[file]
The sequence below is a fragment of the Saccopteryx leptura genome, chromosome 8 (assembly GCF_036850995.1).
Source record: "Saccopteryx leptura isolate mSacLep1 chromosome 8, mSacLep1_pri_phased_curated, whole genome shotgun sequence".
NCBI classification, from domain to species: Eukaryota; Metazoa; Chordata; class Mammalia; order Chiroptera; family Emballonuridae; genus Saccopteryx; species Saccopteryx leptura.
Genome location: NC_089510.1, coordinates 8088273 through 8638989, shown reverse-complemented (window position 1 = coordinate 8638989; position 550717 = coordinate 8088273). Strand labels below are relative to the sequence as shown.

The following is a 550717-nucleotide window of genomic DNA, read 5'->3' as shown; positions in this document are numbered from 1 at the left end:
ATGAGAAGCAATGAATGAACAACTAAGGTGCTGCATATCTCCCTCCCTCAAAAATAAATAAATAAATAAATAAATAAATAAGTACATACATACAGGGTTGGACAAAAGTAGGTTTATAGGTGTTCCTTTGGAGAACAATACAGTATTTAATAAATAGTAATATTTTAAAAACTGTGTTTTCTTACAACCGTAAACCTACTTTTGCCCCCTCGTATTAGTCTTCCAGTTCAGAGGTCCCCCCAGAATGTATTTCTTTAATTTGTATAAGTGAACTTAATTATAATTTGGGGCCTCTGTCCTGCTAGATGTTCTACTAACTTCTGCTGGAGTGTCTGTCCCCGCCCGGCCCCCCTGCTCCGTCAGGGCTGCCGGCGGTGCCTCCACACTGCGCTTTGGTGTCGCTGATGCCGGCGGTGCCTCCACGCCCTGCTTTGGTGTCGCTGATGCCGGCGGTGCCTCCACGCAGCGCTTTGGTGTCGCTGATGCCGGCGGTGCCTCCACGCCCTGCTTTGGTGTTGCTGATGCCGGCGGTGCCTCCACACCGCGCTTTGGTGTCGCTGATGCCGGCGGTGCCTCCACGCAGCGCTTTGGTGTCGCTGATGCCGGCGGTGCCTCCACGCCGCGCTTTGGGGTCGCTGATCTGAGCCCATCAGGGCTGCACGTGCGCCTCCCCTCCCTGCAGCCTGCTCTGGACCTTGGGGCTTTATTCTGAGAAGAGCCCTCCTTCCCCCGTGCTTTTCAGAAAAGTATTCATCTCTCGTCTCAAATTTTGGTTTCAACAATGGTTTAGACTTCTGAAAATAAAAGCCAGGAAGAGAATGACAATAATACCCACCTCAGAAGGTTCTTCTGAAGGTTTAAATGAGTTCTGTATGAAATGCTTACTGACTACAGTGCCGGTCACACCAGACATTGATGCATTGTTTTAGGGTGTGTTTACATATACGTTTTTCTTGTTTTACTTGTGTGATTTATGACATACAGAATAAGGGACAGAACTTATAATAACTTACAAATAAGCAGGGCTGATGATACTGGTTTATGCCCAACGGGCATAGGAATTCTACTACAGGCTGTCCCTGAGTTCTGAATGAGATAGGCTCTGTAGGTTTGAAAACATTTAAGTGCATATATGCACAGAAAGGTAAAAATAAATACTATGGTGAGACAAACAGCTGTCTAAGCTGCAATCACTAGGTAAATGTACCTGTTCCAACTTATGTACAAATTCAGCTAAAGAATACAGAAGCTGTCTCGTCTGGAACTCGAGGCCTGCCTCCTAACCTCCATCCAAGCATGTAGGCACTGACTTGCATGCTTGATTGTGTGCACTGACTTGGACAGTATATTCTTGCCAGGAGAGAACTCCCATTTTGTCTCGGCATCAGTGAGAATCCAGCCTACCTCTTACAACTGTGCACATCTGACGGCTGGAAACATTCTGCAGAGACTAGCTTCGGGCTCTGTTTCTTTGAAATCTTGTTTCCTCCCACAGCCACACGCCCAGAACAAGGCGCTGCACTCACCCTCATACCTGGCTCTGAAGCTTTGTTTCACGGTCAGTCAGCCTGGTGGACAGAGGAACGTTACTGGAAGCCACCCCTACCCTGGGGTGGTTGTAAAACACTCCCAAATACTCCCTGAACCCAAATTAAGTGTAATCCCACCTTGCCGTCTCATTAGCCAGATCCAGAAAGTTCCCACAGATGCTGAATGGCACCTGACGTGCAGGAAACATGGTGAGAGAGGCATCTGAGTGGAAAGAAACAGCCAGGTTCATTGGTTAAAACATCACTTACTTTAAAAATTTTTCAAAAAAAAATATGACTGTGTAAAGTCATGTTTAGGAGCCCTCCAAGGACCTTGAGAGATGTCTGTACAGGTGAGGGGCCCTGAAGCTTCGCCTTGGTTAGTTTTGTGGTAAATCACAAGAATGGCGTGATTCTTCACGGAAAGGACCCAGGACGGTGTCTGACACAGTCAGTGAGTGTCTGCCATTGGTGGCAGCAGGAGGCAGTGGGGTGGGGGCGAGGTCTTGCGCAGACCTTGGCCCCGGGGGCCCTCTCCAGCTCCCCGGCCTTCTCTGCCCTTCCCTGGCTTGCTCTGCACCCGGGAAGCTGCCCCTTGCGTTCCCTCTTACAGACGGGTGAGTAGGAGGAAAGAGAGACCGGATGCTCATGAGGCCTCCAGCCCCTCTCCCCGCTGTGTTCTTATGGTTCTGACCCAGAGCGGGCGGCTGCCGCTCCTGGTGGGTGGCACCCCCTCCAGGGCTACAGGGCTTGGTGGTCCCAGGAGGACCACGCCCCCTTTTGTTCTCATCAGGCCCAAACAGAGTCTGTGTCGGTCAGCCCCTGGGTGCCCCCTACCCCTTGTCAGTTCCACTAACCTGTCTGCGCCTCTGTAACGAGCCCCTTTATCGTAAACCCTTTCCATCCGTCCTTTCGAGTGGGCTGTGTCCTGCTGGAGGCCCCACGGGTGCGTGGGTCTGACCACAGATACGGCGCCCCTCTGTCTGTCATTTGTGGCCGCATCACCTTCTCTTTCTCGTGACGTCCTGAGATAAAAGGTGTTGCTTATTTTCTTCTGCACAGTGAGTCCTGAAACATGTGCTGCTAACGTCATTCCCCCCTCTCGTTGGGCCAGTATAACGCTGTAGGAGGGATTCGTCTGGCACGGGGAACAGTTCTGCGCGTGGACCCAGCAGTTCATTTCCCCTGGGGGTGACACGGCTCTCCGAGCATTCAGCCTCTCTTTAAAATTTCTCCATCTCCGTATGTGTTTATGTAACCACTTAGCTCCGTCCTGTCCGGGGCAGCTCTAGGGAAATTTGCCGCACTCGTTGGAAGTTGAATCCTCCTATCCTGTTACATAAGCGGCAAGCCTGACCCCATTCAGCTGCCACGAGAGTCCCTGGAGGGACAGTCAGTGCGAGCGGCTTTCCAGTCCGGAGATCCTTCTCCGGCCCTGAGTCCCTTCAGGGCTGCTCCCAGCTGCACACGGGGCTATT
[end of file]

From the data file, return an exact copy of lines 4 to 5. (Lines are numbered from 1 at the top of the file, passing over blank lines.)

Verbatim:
Genome location: NC_089510.1, coordinates 8088273 through 8638989, shown reverse-complemented (window position 1 = coordinate 8638989; position 550717 = coordinate 8088273). Strand labels below are relative to the sequence as shown.

The following is a 550717-nucleotide window of genomic DNA, read 5'->3' as shown; positions in this document are numbered from 1 at the left end: